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In re Petition of William D. Scott

decided: September 15, 1970.


Seitz and Aldisert, Circuit Judges, and Latchum, District Judge. Aldisert, Circuit Judge (concurring).

Author: Seitz


SEITZ, Circuit Judge.

This appeal from an order of the district court denying a petition for a writ of habeas corpus raises some difficult questions concerning the proper procedures and standards for judging a selective service registrant's claim for conscientious objector status made after he has been ordered to report for induction.


Petitioner William Douglas Scott registered with his Massachusetts local board in June 1963 at age eighteen. In January 1965 he received a student deferment. He retained the deferment until September 1968 when the local board, believing he had been graduated from the University of Maine, changed his status to I-A. Petitioner notified the board that he was still in school and would graduate in January 1969, not June 1968 as originally scheduled. Shortly thereafter, by letter dated January 21, 1969, the University advised the local board that petitioner had been appointed a teaching assistant for the spring semester and requested an occupational deferment for him. The local board denied this request and petitioner's I-A classification was affirmed by the appeal board on July 8, 1969.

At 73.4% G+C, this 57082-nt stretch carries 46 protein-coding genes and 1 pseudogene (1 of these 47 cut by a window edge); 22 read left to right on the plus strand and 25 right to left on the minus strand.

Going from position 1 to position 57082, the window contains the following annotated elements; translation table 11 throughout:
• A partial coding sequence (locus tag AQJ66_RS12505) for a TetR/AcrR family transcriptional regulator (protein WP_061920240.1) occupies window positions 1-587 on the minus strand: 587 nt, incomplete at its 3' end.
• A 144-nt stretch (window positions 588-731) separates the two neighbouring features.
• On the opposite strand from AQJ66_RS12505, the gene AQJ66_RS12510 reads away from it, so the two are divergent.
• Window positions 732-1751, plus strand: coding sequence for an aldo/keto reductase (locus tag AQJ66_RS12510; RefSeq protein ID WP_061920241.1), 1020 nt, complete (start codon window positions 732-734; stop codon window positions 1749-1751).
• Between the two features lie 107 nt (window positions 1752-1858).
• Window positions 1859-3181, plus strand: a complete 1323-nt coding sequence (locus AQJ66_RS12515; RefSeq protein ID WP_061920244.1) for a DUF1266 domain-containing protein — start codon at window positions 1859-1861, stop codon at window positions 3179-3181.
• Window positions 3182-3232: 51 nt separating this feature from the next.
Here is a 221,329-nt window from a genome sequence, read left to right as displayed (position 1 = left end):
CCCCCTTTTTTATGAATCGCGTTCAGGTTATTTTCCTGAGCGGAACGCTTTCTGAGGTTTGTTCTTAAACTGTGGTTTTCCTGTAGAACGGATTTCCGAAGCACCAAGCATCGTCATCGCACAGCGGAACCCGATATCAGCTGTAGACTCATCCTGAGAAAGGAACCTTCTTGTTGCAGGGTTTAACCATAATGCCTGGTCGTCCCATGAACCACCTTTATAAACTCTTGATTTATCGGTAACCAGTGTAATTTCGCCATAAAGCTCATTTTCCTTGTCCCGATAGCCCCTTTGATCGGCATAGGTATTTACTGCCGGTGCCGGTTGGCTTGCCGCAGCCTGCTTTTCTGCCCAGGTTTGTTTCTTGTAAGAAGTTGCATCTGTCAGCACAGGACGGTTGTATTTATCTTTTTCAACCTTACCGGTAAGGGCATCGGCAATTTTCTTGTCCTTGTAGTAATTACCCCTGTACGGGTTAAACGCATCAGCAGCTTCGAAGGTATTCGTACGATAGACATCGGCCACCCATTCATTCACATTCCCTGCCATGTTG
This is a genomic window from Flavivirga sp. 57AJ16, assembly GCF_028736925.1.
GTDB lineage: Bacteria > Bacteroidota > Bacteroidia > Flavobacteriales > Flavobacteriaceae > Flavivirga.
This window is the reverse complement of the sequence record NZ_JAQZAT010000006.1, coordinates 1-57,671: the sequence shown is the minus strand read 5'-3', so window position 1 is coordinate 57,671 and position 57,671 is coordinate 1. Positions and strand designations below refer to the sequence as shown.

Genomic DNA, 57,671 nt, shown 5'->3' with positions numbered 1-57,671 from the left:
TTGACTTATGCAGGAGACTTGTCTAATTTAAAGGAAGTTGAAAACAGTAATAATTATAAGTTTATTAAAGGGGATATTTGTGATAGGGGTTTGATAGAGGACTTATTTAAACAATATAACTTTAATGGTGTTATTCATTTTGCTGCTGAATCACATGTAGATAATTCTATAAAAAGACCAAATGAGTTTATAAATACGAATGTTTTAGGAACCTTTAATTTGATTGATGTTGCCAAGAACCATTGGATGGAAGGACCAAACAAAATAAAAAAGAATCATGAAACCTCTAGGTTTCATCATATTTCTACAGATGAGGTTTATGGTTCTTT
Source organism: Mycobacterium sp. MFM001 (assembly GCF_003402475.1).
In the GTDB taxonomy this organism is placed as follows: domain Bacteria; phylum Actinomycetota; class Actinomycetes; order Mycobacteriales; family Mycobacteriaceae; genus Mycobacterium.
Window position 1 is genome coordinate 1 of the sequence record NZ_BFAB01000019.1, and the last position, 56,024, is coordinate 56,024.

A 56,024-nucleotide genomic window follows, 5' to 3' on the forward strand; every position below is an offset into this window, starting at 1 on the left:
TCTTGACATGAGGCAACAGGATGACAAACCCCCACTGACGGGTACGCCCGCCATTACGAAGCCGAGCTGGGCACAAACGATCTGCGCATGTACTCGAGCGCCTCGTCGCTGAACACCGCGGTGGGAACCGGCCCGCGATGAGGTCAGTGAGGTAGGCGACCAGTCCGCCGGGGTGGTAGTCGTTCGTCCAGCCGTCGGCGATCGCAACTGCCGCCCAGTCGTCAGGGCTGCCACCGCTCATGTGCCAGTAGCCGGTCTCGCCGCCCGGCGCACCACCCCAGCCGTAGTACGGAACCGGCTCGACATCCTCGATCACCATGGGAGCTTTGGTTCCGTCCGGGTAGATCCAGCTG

While his appeal from the denial of an occupational deferment was pending, petitioner asked the local board to postpone his induction, in the event his appeal was denied, until September 1, 1969. Although he gave no reason for this request, his file reveals that he participated in an extensive tour of Europe during that summer. On August 13, 1969, petitioner was ordered to report for induction on September 18, 1969. Petitioner returned to the United States on August 15, 1969 and found the waiting induction order.

On August 19, 1969 Westinghouse Electric Corporation notified the local board that petitioner had been hired as an associate engineer and asked that his induction be postponed and that he be given an occupational deferment. The board postponed petitioner's induction but on September 18, 1969 decided not to reopen his classification. State Headquarters then reviewed the file at Westinghouse's request but found no cause to intercede. Petitioner's induction was rescheduled and on November 17, 1969 he was ordered to report for induction on December 8, 1969.

Thereafter, on November 25, 1969, petitioner asked that his induction be transferred to the Philadelphia area where he was then residing, and this request was granted on December 1. Also on December 1, petitioner requested the Massachusetts board to send him a conscientious objector form (SSS Form 150), stating that he had become a conscientious objector. The board sent him a Form 150, again postponed his induction, and asked him to come in for a "courtesy interview" on December 11, 1969. Petitioner promptly completed the Form 150 and sent it to the local board, together with letters from various individuals attesting to the nature and sincerity of his beliefs. On the day after the courtesy interview petitioner was informed by letter that "It was the unanimous opinion of the board that the new information did not warrant reopening of your classification. * * *" No reason was offered why the information submitted did not warrant reopening and none is noted in petitioner's file.